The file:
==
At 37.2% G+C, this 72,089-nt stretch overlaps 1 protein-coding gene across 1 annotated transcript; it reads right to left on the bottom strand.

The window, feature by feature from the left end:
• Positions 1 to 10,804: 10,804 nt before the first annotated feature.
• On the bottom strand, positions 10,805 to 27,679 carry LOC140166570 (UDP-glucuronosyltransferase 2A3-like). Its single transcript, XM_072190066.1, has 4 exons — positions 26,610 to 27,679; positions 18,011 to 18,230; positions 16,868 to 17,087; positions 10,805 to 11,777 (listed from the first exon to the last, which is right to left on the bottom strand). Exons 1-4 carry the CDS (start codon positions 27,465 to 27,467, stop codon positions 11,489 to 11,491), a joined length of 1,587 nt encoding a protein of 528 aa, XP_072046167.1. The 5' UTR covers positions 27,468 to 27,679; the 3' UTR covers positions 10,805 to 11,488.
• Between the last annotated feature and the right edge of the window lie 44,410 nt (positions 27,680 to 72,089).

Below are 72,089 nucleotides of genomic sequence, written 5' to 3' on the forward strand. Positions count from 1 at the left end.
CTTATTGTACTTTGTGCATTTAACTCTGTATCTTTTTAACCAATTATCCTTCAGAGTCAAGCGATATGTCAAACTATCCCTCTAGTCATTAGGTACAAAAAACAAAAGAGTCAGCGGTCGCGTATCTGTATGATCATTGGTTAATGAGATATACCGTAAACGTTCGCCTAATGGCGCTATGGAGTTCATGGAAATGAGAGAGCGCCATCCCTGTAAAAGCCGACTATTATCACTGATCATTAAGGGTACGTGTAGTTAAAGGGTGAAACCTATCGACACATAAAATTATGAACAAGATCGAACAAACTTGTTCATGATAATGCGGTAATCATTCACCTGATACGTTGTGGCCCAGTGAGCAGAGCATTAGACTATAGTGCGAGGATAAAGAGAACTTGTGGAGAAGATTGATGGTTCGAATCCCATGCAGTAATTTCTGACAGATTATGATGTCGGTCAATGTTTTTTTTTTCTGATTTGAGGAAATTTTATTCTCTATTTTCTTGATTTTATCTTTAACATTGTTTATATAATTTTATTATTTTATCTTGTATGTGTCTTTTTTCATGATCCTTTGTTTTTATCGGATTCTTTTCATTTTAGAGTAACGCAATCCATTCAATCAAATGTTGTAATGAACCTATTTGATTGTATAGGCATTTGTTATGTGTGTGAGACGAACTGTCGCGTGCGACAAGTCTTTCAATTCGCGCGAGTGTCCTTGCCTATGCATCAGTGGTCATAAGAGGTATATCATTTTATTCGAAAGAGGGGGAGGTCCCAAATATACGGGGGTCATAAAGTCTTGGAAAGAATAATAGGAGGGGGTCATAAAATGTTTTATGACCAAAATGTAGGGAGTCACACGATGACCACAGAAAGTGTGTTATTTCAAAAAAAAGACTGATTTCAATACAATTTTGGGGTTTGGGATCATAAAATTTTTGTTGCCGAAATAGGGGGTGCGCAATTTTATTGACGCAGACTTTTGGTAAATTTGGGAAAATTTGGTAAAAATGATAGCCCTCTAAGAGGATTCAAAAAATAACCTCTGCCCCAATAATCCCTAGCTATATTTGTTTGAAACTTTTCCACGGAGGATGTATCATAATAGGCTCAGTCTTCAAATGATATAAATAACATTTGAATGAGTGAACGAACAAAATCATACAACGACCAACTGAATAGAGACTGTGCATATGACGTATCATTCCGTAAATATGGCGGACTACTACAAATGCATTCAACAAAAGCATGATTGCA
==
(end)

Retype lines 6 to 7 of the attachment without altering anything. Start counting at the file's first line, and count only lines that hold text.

Below are 72,089 nucleotides of genomic sequence, written 5' to 3' on the forward strand. Positions count from 1 at the left end.
CTTATTGTACTTTGTGCATTTAACTCTGTATCTTTTTAACCAATTATCCTTCAGAGTCAAGCGATATGTCAAACTATCCCTCTAGTCATTAGGTACAAAAAACAAAAGAGTCAGCGGTCGCGTATCTGTATGATCATTGGTTAATGAGATATACCGTAAACGTTCGCCTAATGGCGCTATGGAGTTCATGGAAATGAGAGAGCGCCATCCCTGTAAAAGCCGACTATTATCACTGATCATTAAGGGTACGTGTAGTTAAAGGGTGAAACCTATCGACACATAAAATTATGAACAAGATCGAACAAACTTGTTCATGATAATGCGGTAATCATTCACCTGATACGTTGTGGCCCAGTGAGCAGAGCATTAGACTATAGTGCGAGGATAAAGAGAACTTGTGGAGAAGATTGATGGTTCGAATCCCATGCAGTAATTTCTGACAGATTATGATGTCGGTCAATGTTTTTTTTTTCTGATTTGAGGAAATTTTATTCTCTATTTTCTTGATTTTATCTTTAACATTGTTTATATAATTTTATTATTTTATCTTGTATGTGTCTTTTTTCATGATCCTTTGTTTTTATCGGATTCTTTTCATTTTAGAGTAACGCAATCCATTCAATCAAATGTTGTAATGAACCTATTTGATTGTATAGGCATTTGTTATGTGTGTGAGACGAACTGTCGCGTGCGACAAGTCTTTCAATTCGCGCGAGTGTCCTTGCCTATGCATCAGTGGTCATAAGAGGTATATCATTTTATTCGAAAGAGGGGGAGGTCCCAAATATACGGGGGTCATAAAGTCTTGGAAAGAATAATAGGAGGGGGTCATAAAATGTTTTATGACCAAAATGTAGGGAGTCACACGATGACCACAGAAAGTGTGTTATTTCAAAAAAAAGACTGATTTCAATACAATTTTGGGGTTTGGGATCATAAAATTTTTGTTGCCGAAATAGGGGGTGCGCAATTTTATTGACGCAGACTTTTGGTAAATTTGGGAAAATTTGGTAAAAATGATAGCCCTCTAAGAGGATTCAAAAAATAACCTCTGCCCCAATAATCCCTAGCTATATTTGTTTGAAACTTTTCCACGGAGGATGTATCATAATAGGCTCAGTCTTCAAATGATATAAATAACATTTGAATGAGTGAACGAACAAAATCATACAACGACCAACTGAATAGAGACTGTGCATATGACGTATCATTCCGTAAATATGGCGGACTACTACAAATGCATTCAACAAAAGCATGATTGCA